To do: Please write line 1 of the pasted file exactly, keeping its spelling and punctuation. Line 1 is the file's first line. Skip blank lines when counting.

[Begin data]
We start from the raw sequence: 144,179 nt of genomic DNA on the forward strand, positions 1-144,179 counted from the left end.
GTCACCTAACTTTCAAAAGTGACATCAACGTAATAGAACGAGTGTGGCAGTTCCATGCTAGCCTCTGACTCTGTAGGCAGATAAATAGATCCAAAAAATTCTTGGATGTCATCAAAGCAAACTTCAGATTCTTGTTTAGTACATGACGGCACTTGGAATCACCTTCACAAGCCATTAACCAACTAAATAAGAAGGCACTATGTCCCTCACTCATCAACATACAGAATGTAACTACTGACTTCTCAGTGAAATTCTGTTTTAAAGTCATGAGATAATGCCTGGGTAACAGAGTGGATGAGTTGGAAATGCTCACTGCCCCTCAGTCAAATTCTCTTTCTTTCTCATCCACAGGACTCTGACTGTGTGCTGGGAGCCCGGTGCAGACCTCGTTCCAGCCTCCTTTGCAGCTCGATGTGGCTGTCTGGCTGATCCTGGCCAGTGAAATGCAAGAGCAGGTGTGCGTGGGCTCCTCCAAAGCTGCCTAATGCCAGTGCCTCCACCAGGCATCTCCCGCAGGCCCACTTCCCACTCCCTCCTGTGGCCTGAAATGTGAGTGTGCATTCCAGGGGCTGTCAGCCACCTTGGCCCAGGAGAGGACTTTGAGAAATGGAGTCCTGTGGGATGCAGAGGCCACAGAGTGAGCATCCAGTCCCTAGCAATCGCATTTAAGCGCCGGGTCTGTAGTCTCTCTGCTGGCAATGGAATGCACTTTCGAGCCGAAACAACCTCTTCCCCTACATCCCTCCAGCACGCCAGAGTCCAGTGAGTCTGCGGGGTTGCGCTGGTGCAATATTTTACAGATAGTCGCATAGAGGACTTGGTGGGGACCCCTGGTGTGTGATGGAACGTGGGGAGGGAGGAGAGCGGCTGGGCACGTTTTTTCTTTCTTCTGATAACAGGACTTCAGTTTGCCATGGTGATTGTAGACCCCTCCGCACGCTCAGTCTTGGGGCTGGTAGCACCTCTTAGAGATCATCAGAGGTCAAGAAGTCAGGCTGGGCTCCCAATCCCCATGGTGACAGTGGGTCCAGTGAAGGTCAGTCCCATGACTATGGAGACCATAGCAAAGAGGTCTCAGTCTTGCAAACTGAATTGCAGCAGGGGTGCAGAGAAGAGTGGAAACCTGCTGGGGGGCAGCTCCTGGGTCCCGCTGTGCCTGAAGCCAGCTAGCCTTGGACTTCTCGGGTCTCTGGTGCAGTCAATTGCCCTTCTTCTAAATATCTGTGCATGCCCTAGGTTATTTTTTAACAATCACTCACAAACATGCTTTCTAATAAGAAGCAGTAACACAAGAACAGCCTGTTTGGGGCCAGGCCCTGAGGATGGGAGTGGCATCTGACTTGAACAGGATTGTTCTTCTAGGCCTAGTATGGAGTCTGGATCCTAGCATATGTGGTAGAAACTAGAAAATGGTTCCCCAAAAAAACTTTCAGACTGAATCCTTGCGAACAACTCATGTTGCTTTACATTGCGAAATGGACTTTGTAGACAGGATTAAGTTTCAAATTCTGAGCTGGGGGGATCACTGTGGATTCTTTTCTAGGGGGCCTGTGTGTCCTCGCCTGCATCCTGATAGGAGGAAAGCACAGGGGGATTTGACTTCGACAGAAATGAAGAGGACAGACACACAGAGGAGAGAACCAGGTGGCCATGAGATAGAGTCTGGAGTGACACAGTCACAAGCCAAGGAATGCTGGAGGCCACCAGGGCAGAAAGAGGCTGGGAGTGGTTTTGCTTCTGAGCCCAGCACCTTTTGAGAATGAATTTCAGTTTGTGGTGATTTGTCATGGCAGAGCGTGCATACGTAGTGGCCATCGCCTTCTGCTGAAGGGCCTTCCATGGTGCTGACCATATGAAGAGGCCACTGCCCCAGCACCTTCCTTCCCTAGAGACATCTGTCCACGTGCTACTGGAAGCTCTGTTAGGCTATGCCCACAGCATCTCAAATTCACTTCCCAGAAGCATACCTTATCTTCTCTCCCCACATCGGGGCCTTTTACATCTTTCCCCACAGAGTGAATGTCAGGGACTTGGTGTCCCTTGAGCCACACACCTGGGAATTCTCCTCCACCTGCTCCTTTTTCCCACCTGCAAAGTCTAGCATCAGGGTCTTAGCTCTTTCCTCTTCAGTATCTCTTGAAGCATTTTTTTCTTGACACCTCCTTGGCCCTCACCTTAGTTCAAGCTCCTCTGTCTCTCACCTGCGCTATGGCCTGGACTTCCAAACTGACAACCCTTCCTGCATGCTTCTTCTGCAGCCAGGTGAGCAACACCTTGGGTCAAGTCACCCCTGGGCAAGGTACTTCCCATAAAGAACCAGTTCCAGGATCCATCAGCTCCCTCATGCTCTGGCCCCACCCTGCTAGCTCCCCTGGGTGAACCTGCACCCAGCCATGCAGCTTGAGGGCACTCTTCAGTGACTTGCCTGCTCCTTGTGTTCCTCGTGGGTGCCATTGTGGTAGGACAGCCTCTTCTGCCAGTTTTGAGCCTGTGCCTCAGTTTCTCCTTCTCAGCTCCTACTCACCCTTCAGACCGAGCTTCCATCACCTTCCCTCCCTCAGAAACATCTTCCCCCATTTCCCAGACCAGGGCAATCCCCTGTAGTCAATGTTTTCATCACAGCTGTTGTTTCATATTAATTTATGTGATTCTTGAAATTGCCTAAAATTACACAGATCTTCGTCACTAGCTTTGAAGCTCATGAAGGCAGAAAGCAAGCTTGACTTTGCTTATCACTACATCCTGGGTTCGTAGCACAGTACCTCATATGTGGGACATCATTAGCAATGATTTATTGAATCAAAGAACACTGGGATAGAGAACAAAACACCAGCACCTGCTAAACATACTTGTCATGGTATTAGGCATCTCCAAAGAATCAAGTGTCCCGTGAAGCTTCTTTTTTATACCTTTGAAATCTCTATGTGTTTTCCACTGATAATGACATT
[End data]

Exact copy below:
We start from the raw sequence: 144,179 nt of genomic DNA on the forward strand, positions 1-144,179 counted from the left end.